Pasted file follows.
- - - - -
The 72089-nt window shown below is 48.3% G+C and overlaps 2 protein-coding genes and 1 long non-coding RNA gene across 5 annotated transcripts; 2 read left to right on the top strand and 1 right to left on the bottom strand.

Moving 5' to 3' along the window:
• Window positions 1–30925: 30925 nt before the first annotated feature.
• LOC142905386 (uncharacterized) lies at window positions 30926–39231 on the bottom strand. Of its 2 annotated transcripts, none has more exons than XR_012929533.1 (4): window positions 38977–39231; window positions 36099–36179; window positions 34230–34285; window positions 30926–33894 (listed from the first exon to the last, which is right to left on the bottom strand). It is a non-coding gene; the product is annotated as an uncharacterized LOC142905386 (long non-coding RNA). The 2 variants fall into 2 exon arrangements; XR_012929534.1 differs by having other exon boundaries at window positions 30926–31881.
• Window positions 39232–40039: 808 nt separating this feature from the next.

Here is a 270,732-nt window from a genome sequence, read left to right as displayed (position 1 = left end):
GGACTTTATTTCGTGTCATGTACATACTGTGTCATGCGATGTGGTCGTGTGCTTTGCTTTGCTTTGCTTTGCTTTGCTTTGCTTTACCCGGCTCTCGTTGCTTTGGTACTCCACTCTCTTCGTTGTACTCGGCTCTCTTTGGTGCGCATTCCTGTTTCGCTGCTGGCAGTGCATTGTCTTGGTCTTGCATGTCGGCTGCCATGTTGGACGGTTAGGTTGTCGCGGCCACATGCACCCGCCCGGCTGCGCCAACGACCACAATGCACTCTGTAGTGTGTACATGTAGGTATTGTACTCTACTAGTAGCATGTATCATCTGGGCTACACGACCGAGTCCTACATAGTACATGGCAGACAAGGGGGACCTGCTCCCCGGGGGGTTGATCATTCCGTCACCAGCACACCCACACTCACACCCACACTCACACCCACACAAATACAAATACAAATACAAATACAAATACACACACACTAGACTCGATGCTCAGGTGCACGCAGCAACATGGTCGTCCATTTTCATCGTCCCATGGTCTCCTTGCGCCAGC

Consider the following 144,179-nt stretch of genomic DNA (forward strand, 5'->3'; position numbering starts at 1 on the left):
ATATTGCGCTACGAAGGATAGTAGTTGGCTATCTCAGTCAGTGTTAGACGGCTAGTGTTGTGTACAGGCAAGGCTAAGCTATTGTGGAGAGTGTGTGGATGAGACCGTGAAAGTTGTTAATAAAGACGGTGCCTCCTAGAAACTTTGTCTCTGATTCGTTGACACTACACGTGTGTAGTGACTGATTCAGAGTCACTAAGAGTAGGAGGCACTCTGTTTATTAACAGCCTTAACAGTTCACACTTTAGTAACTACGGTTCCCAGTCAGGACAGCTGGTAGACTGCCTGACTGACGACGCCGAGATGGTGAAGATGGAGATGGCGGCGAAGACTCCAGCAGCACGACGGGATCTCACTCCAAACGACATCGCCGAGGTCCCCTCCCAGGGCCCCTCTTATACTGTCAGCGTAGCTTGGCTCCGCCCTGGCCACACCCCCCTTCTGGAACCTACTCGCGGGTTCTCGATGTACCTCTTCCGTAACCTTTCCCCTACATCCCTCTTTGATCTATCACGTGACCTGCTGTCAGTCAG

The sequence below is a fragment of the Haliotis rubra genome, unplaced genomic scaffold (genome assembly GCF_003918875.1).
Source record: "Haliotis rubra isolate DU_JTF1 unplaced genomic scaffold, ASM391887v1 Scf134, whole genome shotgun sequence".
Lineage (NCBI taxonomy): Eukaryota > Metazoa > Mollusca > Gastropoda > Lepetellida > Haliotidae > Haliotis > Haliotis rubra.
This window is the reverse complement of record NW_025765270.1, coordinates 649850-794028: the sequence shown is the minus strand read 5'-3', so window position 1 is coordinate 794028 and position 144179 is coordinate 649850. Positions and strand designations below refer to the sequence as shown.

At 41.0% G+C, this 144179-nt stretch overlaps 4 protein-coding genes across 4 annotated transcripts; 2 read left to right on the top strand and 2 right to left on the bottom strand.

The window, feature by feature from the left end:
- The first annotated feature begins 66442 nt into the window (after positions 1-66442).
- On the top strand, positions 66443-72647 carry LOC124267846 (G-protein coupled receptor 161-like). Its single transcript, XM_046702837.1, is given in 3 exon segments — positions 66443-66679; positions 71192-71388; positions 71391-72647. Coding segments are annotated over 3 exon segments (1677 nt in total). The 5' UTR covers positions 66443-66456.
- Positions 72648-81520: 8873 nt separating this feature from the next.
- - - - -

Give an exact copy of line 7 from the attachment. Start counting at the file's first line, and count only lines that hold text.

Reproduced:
GGACTTTATTTCGTGTCATGTACATACTGTGTCATGCGATGTGGTCGTGTGCTTTGCTTTGCTTTGCTTTGCTTTGCTTTGCTTTACCCGGCTCTCGTTGCTTTGGTACTCCACTCTCTTCGTTGTACTCGGCTCTCTTTGGTGCGCATTCCTGTTTCGCTGCTGGCAGTGCATTGTCTTGGTCTTGCATGTCGGCTGCCATGTTGGACGGTTAGGTTGTCGCGGCCACATGCACCCGCCCGGCTGCGCCAACGACCACAATGCACTCTGTAGTGTGTACATGTAGGTATTGTACTCTACTAGTAGCATGTATCATCTGGGCTACACGACCGAGTCCTACATAGTACATGGCAGACAAGGGGGACCTGCTCCCCGGGGGGTTGATCATTCCGTCACCAGCACACCCACACTCACACCCACACTCACACCCACACAAATACAAATACAAATACAAATACAAATACACACACACTAGACTCGATGCTCAGGTGCACGCAGCAACATGGTCGTCCATTTTCATCGTCCCATGGTCTCCTTGCGCCAGC